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    Document Summary
    - Report Published -

    House Document No. 20
    PUBLICATION YEAR 1988

    Document Title
    The Uninsured Motorist Situation in Virginia

    Author
    Department of Motor Vehicles

    Enabling Authority
    HJR 230 (Regular Session, 1987)

    Executive Summary
    The Department of Motor Vehicles initiated legislation in 1986 to refocus our insurance monitoring efforts. Two insurance monitoring processes were recommended for elimination. These processes were extremely labor intensive and relatively ineffective. The elimination of the requirements for citizens to submit accident reports and for insurance companies to submit notification of cancelled insurance enabled DMV to channel its resources toward more effective insurance monitoring processes. The legislation was passed, and new insurance monitoring processes were implemented in July 1986. The focus of our insurance monitoring efforts now seek to identify uninsured motorists prior to potential involvement in an accident or cancellation of liability insurance.

    During the 1987 session of the General Assembly, House Joint Resolution 230 was passed. The resolution requires DMV to report annually to the General Assembly on the uninsured motorist situation in Virginia and the Department's efforts to improve it. The uninsured motorist situation includes information on the effectiveness of Virginia's motor vehicle insurance laws, education of the public to assist in understanding that payment of the uninsured motorist fee does not provide insurance coverage and efforts to reduce the number of uninsured motorists on the road.

    The Financial Responsibility Division administers the insurance monitoring processes for DMV. There are five processes, four of which identify potential uninsured motorists prior to their involvement in an accident. The fifth process allows insurance information to be sought following an accident where it is believed the other party was uninsured.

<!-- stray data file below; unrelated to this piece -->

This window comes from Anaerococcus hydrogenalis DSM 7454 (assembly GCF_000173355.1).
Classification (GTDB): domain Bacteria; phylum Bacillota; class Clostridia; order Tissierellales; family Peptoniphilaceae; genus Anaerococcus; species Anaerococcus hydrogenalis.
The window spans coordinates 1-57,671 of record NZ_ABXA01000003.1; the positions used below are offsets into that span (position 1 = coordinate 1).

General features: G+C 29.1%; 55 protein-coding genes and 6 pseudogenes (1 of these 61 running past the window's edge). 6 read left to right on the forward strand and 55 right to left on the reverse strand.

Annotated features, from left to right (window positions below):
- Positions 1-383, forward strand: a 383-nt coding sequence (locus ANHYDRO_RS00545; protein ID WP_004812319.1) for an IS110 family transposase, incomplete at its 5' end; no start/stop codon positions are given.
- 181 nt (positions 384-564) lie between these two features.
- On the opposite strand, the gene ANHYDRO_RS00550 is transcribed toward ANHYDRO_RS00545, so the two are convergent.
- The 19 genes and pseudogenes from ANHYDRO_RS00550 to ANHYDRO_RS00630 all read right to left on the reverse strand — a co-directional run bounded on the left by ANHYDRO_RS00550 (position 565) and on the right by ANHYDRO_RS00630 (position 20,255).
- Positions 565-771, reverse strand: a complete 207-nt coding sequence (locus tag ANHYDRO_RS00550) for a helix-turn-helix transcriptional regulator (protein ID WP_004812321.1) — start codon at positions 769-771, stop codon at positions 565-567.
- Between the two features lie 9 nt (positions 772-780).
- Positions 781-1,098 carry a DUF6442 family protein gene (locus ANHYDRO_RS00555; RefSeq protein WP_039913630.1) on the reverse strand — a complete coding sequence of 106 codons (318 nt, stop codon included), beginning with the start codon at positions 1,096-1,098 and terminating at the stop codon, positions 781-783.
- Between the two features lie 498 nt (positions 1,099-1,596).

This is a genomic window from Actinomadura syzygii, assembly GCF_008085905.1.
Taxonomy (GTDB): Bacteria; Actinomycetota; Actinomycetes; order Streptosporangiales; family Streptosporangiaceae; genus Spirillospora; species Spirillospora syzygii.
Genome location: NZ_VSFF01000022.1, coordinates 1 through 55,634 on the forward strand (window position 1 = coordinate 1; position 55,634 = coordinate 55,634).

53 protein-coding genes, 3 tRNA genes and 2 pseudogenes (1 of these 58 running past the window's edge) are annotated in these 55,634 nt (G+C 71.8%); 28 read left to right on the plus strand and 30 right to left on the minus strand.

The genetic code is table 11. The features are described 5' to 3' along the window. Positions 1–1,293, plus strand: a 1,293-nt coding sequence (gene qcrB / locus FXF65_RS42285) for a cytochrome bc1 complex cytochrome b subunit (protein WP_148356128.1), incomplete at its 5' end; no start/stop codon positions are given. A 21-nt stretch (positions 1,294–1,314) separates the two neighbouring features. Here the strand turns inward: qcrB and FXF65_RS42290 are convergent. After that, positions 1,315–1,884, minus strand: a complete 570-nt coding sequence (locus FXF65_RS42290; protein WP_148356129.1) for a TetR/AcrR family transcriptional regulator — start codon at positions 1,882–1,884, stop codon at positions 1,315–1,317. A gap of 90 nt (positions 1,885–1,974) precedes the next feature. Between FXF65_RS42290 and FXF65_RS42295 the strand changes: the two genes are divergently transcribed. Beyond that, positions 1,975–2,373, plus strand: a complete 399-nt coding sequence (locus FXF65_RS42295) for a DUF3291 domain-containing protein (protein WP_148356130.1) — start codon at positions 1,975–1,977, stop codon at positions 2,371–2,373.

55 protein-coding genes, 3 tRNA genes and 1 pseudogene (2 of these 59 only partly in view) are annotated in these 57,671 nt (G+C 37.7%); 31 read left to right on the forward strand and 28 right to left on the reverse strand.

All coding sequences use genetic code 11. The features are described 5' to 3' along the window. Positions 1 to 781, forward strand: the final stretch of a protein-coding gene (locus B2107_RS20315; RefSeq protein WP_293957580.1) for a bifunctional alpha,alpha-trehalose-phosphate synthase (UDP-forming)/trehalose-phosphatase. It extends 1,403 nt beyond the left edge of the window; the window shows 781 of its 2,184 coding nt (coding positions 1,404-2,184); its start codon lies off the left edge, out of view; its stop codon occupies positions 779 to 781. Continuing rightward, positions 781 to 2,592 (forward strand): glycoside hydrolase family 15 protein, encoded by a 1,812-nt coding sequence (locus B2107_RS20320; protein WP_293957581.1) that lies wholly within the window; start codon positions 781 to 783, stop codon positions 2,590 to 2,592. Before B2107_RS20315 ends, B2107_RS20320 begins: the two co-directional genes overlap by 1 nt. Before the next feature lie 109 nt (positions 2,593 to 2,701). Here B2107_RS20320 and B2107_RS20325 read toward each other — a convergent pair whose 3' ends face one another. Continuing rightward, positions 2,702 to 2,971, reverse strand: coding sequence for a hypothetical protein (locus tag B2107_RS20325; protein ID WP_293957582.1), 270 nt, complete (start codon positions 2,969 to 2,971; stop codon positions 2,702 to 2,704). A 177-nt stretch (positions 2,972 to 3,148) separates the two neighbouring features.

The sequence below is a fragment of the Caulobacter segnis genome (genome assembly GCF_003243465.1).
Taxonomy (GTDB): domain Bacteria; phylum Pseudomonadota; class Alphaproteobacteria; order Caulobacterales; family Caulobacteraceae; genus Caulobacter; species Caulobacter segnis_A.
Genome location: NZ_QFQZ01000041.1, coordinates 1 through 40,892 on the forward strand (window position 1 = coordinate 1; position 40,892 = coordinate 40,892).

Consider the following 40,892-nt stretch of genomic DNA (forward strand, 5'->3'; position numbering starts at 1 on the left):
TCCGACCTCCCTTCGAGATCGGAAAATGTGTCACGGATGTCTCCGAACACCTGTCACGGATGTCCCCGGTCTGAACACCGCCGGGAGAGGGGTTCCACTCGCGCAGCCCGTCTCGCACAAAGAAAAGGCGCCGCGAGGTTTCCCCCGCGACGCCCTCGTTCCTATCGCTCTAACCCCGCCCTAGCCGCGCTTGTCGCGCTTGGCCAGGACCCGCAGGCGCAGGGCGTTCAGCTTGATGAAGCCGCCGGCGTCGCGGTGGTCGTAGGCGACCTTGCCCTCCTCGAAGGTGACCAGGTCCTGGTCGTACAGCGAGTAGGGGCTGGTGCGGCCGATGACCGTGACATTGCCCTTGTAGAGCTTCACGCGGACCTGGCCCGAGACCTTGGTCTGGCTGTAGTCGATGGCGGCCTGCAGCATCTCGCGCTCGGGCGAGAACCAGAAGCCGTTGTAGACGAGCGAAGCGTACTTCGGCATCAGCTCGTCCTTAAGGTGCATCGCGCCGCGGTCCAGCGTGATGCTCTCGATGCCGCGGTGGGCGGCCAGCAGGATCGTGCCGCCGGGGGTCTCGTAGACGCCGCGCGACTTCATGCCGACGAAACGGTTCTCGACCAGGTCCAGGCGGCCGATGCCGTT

The implementation of the insurance monitoring processes in 1986 has had a number of benefits. One benefit is that citizens are no longer required to file an accident report with DMV. This has decreased the public's burden of obtaining, completing and filing forms. Additionally, these processes have decreased DMV's manpower requirements to process accident reports. The elimination of the requirement for insurance companies to report cancelled policies has relieved a burden for insurance companies as well as DMV staff to cross check cancellation of one policy and the possible issuance of another. Most policies were renewed with other carriers so that DMV and insurance companies were handling thousands of notices with very little positive results.

    In addition to the insurance monitoring processes presented here, it is important to include the process which supports insurance monitoring by overseeing that persons found to have violated the law, comply with the penalties. Once a driver has been identified as having no insurance, he/she must comply with the order of suspension of his/her driving and vehicle registration privileges. Compliance includes payment of a $300 penalty fee and maintenance of a certified insurance policy for three years. The requirement to maintain proof of insurance allows DMV to ensure that these individuals do, in fact, have liability insurance. During the three-year period, insurance companies cooperate with DMV by notifying us if an individual cancels his/her insurance.